The University of Delaware Center for the Study of Diversity invited members of the campus community to a public forum to discuss the findings of the Diverse Learning Environments (DLE) climate survey of undergraduate students’ diversity experiences at UD.
The public forum was held May 9 in the Trabant Theater. A PDF of the presentation can be viewed here.
“What this report does is highlight areas where experiences have consequences for our students,” said James M. Jones, professor of psychology and director of the Center for the Study of Diversity. “By elevating a sense of belonging, you elevate a sense of success.”
The DLE survey, developed by the Higher Education Research Institute, was distributed to all 17,575 undergraduate students registered on the Newark campus of UD in spring 2016. Of those, 3,696 students responded. About 70 percent of those who responded were white, 20 percent were underrepresented minorities and 10 percent were Asian. The survey report is also recapped in a five-page executive summary. The mid-length report is available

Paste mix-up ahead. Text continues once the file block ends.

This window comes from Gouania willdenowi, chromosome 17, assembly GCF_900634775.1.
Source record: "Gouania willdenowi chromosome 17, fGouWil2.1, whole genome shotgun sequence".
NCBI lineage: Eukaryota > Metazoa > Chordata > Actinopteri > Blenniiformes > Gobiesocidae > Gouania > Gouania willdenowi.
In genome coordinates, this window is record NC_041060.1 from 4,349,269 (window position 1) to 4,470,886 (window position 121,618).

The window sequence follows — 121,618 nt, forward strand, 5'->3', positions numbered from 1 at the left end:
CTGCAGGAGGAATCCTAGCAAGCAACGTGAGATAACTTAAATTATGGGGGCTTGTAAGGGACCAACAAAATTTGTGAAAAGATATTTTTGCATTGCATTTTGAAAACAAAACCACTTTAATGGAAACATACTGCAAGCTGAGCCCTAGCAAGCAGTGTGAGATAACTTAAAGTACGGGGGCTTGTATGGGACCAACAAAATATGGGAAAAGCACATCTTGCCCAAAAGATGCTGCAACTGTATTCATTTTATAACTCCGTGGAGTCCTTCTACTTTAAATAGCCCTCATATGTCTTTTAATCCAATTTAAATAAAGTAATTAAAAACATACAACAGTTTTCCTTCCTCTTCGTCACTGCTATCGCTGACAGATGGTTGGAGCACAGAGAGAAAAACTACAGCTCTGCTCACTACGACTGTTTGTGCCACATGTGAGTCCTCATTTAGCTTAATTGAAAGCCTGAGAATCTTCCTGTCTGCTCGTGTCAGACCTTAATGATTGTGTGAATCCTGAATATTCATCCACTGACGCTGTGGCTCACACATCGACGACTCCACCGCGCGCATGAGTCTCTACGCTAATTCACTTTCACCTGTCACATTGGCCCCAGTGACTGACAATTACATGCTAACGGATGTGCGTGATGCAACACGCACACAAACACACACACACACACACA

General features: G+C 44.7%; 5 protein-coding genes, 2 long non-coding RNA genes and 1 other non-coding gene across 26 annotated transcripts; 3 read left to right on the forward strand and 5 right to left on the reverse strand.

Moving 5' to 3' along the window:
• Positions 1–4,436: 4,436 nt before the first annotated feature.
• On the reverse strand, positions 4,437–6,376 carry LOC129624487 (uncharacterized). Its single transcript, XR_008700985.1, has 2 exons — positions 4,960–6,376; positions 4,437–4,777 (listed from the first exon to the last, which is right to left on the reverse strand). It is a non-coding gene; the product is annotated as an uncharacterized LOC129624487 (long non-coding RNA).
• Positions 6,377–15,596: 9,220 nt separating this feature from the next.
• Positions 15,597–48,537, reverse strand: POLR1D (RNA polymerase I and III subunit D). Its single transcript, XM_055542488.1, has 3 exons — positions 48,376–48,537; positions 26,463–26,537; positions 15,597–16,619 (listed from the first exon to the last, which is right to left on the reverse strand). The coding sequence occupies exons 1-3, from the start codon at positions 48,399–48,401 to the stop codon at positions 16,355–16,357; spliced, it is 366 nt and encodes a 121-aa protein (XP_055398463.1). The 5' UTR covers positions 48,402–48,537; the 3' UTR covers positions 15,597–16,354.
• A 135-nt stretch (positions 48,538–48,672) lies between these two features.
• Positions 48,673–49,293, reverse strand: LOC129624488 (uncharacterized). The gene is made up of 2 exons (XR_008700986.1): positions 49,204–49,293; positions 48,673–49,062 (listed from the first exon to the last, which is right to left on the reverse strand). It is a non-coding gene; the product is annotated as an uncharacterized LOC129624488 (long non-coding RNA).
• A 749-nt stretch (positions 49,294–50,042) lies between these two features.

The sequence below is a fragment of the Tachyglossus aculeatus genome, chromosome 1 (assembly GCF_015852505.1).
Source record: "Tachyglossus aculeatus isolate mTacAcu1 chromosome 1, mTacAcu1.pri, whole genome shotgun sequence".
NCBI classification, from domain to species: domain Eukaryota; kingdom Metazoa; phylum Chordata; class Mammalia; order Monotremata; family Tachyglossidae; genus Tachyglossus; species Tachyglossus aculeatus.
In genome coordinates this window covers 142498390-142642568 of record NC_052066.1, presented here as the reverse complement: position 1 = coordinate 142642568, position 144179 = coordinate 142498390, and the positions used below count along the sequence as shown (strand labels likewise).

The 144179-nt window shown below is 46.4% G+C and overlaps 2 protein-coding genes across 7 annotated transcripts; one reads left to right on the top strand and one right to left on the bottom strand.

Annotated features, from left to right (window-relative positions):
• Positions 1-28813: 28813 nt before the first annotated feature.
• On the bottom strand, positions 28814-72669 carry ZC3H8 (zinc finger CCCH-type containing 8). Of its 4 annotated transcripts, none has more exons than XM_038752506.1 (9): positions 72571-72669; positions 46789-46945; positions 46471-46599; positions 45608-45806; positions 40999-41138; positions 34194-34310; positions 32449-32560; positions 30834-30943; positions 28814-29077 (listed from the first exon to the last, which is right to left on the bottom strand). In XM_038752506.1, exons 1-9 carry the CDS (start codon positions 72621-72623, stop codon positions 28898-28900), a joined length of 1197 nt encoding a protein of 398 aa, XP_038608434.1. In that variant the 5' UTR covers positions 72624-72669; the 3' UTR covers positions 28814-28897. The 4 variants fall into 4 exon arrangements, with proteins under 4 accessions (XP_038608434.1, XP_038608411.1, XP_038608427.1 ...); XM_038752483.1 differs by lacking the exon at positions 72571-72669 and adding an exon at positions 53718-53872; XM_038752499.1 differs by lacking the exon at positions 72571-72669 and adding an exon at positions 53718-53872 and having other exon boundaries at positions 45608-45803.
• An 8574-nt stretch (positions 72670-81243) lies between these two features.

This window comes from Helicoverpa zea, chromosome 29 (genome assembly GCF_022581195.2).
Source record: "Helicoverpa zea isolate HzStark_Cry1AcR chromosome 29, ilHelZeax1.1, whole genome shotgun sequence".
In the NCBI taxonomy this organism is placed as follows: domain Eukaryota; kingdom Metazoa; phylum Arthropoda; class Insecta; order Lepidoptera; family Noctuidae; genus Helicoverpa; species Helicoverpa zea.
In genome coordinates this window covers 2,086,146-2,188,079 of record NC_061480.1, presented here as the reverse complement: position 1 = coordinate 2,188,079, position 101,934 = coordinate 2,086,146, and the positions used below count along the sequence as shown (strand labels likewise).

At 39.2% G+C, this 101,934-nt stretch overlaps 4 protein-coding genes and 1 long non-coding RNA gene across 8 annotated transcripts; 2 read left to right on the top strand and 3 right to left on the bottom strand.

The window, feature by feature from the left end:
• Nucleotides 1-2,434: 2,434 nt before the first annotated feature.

hereand the final report will be uploaded soon.
Vice Provost for Diversity Carol Henderson said the report “allows us to think more purposefully about how to create a more inclusive campus environment.”
She said the recommendations in the report will “add depth to the University’s ongoing, holistic efforts related to inclusive excellence and help to make educated, intentional interventions for student success.”
Among the survey’s main findings:
• Underrepresented minority and Asian-American students have more negative experiences of the campus climate than white students. They also feel more excluded and less welcome on campus than do white students.
• Positive cross-racial interactions and conversations across differences are related to sense of belonging for all students.
• Students who feel academically validated are more likely to succeed academically.
• Diversity experiences and curriculum strengthen all students’ desire to work with diverse people and engage in civic-oriented activities.
• Students who perceive that the institution is committed to diversity also feel a sense of belonging.
A few of UD’s accomplishments in improving campus diversity include: hiring a director of Student Diversity and Inclusion in the Division of Student Life and a senior associate director in the Office of Equity and Inclusion who is responsible for strengthening the implementing non-discrimination practices and protocols; recertification of the multicultural requirement; and the Blue Hen Success Collaborative, which is focused on student success.